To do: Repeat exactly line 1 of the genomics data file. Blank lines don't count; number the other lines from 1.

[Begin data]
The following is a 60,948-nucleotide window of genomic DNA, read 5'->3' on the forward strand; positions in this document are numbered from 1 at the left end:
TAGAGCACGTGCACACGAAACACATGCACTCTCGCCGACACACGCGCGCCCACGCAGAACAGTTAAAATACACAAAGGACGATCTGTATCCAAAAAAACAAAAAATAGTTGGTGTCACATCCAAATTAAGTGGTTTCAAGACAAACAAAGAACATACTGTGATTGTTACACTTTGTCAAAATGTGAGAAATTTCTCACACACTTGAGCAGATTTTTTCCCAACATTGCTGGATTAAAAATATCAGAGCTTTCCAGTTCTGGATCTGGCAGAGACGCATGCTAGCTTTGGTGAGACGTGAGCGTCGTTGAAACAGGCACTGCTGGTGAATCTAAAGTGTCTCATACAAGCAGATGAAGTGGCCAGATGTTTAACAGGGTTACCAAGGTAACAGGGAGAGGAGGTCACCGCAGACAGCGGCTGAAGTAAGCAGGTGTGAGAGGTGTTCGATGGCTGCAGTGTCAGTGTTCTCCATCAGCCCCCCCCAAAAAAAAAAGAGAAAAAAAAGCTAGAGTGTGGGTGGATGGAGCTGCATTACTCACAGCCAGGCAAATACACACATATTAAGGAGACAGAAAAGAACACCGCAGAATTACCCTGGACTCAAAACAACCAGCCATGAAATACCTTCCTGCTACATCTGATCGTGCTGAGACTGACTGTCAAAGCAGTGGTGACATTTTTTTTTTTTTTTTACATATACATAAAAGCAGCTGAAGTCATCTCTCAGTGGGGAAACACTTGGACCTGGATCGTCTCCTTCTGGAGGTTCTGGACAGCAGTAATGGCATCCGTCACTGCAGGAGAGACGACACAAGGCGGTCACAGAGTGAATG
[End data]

The following is a 60,948-nucleotide window of genomic DNA, read 5'->3' on the forward strand; positions in this document are numbered from 1 at the left end: